• Hematopoietic stem cells reside in bone marrow and develop into all the types of blood cells in the body. (drexel.edu)
  • Other supportive cells in the marrow provide support and nutrition to these stem cells. (drexel.edu)
  • Personal cell therapy for interstitial cystitis with autologous stromal vascular fraction stem cells. (urotoday.com)
  • The objective of this study was to evaluate whether autologous stem-cell-based therapy may mitigate the symptoms of interstitial cystitis. (urotoday.com)
  • Stromal vascular fraction (SVF) rich in stem cells and derived from autologous adipose tissue was deployed into 109 men and women with interstitial cystitis/painful bladder syndrome as a surgical procedure. (urotoday.com)
  • This stem-cell-rich biologic product was injected both systemically and regionally into pelvic floor targets. (urotoday.com)
  • Correspondence: Jan E. Brinchmann, M.D., Ph.D., Norwegian Center for Stem Cell Research and Institute of Immunology, Oslo University Hospital-Rikshospitalet, P.O. Box 1121 Blindern, 0317 Oslo, Norway. (wiley.com)
  • On the other hand, multiple transduction cycles or antibiotic-based selection methods may alter the stem cell phenotype. (ovid.com)
  • In contrast, CD14, CD79α and the embryonic stem cell markers Oct-4, SSEA (stage specific embryonic antigen) -1, -3, -4, TRA (tumor rejection antigen) -1-60 and -1-81 are not expressed. (dovepress.com)
  • The gene for stem cell factor (SCF), the natural ligand for KIT, was cloned into 1st generation (SCF-CD3ζ, 1st gen) and 2nd generation (SCF-CD28-CD3ζ, 2nd gen) CIR constructs. (harvard.edu)
  • Mammalian bone marrow (BM) is a complex milieu of rare pluripotent stem cells, developmentally restricted stem cells, a range of immature to mature cells in distinct lymphohematopoietic lineages, and nonlymphohematopoietic cells (1) . (springer.com)
  • Since stem/progenitor cells recruited either from bone marrow or residing in nearby tissues can contribute to pathological processes we investigated endosialin in MSC using a novel monoclonal antibody. (spandidos-publications.com)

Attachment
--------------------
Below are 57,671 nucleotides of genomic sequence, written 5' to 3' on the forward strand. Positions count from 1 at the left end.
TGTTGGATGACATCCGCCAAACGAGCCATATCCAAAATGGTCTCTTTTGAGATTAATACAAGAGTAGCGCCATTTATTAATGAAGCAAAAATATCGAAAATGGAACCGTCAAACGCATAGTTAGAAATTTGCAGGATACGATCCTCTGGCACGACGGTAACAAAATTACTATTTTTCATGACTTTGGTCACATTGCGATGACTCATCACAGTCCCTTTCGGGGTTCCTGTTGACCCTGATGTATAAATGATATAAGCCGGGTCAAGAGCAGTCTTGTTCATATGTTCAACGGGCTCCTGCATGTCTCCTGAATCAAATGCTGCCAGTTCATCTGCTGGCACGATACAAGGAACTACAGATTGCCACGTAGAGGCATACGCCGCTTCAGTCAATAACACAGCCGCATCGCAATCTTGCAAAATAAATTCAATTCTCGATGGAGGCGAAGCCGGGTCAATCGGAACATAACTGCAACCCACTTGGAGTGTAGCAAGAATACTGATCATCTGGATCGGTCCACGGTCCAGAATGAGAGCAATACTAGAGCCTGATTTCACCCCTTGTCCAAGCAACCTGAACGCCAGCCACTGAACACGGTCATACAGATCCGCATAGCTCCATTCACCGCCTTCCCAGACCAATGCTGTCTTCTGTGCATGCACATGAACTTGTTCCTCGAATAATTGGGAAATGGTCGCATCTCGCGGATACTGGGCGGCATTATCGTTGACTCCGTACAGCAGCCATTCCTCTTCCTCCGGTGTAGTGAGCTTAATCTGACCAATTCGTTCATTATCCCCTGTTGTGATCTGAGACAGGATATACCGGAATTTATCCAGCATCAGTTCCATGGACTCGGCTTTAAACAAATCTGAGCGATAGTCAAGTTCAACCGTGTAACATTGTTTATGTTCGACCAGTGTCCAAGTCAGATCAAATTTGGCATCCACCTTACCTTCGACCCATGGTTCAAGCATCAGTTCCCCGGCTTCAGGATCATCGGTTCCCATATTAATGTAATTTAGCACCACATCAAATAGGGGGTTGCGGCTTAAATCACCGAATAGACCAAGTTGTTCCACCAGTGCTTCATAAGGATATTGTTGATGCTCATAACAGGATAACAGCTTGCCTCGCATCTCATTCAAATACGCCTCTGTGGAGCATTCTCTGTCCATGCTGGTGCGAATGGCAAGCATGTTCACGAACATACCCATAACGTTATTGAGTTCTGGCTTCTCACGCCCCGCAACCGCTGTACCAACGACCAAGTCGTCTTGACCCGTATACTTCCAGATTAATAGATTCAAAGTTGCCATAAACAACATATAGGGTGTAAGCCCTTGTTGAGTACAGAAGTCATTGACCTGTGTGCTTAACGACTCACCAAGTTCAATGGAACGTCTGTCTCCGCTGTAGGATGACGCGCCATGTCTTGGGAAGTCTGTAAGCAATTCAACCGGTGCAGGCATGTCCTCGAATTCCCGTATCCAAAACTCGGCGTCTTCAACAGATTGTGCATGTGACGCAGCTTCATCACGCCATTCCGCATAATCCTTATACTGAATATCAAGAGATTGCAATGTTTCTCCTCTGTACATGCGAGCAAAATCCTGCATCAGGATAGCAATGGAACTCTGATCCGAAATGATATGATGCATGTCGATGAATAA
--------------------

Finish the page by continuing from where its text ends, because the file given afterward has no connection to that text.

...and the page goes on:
• 5 While differentiating from hematopoietic stem cells, megakaryocytes migrate between 2 distinct microenvironments: the endosteal niche and the vascular niche. (bloodjournal.org)
  • Osteoblasts are derived from mesenchymal stem cells and the tightly regulated process is controlled by a cascade of transcription factors [ 3 , 4 ]. (portlandpress.com)
  • A research study from the Farber Institute for Neurosciences and the Department of Neuroscience at Thomas Jefferson University determines bone marrow stromal stem cells may aid in stroke recovery. (nutritionreview.org)
  • The study examining the effects of a systematic administration of either rat (allogenic) or human (xenogenic) bone marrow stem cells (MSC) administered to laboratory rats one day after their simulated strokes found "significant recovery" of motor behavior on the first day. (nutritionreview.org)
  • The timing of stem cell treatment was critical to the magnitude of the positive effects," said the study's lead author, Lorraine Iacovitti, Ph.D., professor, Department of Neuroscience at Jefferson Medical College of Thomas Jefferson University. (nutritionreview.org)
  • According to Dr. Iacovitti, there has been little research into just how stem cell transplantation modifies inflammatory and immune effects as well as promotes regenerative effects, such as blood vessel growth. (nutritionreview.org)
  • The research team concluded that there was "little doubt" that the administration of stem cells can modify the cellular and molecular landscape of the brain and blood, limiting damage and protecting the stroke-injured brain. (nutritionreview.org)
  • A major function of the SDF-1/CXCR4 axis is chemoattraction during leukocyte trafficking and stem cell homing, in which local tissue gradients of SDF-1 attract circulating hematopoietic and tissue-committed somatic stem cells ( 3 ). (diabetesjournals.org)
  • CXCR4 is expressed in human embryonic stem cells destined to become endoderm ( 8 ). (diabetesjournals.org)
  • Stem cells derived from diabetes patients often loose most of their regenerative potential. (ahajournals.org)
  • Human mesenchymal stem/stromal cells (hMSCs) are a potential cell source of stem cell therapy for many serious diseases and hMSC spheroids have emerged to replace single cell suspensions for cell therapy. (rsc.org)
  • We first demonstrated that poly( N -isopropylacrylamide- co -acrylic acid) (p(NIPAAm-AA)) was not toxic to hMSCs and the microgel-formed constructs facilitated formation of uniform stem cell spheroids. (rsc.org)
  • Pevsner-Fisher M., Morad V., Cohen-Sfady M. et al (2007) Toll-like receptors and their ligands control mesenchymal stem cells function, Blood, 109, 1422-1432. (scirp.org)